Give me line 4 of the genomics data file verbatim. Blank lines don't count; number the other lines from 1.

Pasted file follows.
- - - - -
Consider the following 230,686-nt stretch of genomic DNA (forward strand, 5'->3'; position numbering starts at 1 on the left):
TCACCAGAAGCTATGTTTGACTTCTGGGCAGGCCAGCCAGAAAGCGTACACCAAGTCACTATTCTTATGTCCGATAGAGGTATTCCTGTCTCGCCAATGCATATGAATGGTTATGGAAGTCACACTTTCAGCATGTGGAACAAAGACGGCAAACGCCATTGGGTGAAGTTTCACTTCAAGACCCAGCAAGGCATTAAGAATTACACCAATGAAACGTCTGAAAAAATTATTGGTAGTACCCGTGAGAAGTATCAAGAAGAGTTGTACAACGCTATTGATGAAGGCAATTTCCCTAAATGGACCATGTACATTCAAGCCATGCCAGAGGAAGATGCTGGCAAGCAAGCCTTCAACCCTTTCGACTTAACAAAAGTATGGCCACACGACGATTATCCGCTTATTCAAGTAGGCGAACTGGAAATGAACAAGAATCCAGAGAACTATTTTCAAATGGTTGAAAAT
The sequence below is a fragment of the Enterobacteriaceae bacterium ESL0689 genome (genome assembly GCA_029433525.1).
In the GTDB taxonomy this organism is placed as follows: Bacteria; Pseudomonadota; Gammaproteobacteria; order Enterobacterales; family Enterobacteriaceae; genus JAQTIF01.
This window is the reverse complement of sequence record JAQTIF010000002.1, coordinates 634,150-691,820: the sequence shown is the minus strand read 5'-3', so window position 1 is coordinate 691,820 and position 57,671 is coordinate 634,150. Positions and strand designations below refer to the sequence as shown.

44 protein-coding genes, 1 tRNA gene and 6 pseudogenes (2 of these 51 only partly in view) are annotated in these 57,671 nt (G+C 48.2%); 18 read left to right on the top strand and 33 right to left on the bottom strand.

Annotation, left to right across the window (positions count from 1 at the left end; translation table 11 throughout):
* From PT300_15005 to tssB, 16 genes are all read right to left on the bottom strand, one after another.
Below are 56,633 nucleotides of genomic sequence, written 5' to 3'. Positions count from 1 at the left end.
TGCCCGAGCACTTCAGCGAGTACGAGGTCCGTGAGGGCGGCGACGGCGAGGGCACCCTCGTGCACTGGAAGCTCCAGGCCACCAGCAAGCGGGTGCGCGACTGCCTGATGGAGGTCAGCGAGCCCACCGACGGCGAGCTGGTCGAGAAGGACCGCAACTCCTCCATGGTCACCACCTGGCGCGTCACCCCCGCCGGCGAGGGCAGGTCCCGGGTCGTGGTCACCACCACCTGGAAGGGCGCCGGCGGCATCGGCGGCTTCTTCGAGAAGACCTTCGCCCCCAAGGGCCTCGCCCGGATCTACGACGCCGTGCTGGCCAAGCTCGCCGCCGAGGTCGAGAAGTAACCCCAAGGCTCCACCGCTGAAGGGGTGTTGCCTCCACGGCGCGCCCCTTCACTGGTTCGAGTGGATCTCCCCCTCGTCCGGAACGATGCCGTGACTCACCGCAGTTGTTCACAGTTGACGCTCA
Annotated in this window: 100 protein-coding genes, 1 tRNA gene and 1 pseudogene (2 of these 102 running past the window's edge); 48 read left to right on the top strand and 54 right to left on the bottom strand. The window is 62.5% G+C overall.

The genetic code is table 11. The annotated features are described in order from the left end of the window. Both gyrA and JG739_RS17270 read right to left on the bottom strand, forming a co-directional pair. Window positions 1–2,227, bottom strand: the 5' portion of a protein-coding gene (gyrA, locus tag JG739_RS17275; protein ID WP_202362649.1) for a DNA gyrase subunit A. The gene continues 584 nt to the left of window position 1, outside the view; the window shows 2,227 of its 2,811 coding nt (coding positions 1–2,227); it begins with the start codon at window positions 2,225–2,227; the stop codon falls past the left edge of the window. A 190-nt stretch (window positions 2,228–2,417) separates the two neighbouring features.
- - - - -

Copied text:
In the GTDB taxonomy this organism is placed as follows: Bacteria; Pseudomonadota; Gammaproteobacteria; order Enterobacterales; family Enterobacteriaceae; genus JAQTIF01.